This is Part 1 of a 8-part series examining post-grant review proceedings, oppositions and third party observations in the U.S., BRIC and several non-BRIC countries.
Post-Grant Oppositions in Japan
As a result of amendments made in 2014 to the Japanese Patent Law, post-grant oppositions will once again become available in Japan effective April 1, 2015. The new opposition system is very similar to the previous post-grant opposition system which was introduced in 1994 and terminated in 2004. A summary of the opposition system is provided below:
- Timing for filing an Opposition: An opposition can be filed within six months from the date of issuance of a patent grant publication. An opposition can be filed by any person.
- Grounds available for an opposition: Lack of novelty, inventive step and/or failure to satisfy the enablement, support, or clarity requirement.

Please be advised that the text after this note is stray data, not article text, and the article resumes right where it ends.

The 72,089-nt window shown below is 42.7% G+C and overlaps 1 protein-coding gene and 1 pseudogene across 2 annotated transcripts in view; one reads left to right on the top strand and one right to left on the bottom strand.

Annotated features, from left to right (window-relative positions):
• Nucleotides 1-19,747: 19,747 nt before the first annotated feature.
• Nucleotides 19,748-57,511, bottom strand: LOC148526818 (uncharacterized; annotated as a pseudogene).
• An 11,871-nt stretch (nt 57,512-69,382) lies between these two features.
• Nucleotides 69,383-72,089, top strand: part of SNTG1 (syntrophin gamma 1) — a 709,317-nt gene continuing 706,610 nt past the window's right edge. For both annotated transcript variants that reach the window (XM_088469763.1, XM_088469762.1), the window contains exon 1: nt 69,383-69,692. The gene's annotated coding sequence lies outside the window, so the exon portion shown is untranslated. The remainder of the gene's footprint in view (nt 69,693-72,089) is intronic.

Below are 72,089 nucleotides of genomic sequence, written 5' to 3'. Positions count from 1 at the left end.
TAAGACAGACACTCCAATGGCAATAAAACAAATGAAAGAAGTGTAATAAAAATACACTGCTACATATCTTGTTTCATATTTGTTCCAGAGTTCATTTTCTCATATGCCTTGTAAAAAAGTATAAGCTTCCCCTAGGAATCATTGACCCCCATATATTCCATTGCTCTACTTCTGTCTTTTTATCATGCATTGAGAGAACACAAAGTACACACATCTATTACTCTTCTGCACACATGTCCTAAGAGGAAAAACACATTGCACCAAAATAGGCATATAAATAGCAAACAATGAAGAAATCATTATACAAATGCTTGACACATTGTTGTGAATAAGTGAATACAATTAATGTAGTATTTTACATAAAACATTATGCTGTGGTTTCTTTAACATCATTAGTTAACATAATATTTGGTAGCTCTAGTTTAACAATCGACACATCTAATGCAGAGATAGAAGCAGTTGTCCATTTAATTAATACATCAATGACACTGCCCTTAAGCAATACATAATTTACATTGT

- Oral Hearing: No oral hearing will be available. Instead, the opposition will be carried out solely on the written documents submitted by the parties. Specifically, when an opposition brief is filed, the Opposition Division (which will consist of at least three Examiners) will review the brief and issue an Office Action if it finds that at least one of the grounds for the opposition is reasonable and that the patent should be revoked. The Examiners can raise grounds not put forward by the opponent, but cannot attack any claims not challenged by the opponent. In response, the patentee is permitted to file an argument and an amendment (which is referred to as a correction) within the prescribed period. If the patentee files an amendment, the opponent may file an argument against the submitted correction. If the Opposition Division renders a decision revoking the patent, the patentee may file an appeal to the Intellectual Property High Court. Interestingly, if the Opposition Division renders a decision maintaining the patent, the opponent is not permitted to appeal, but must instead has the option to attack the validity in an invalidation trial.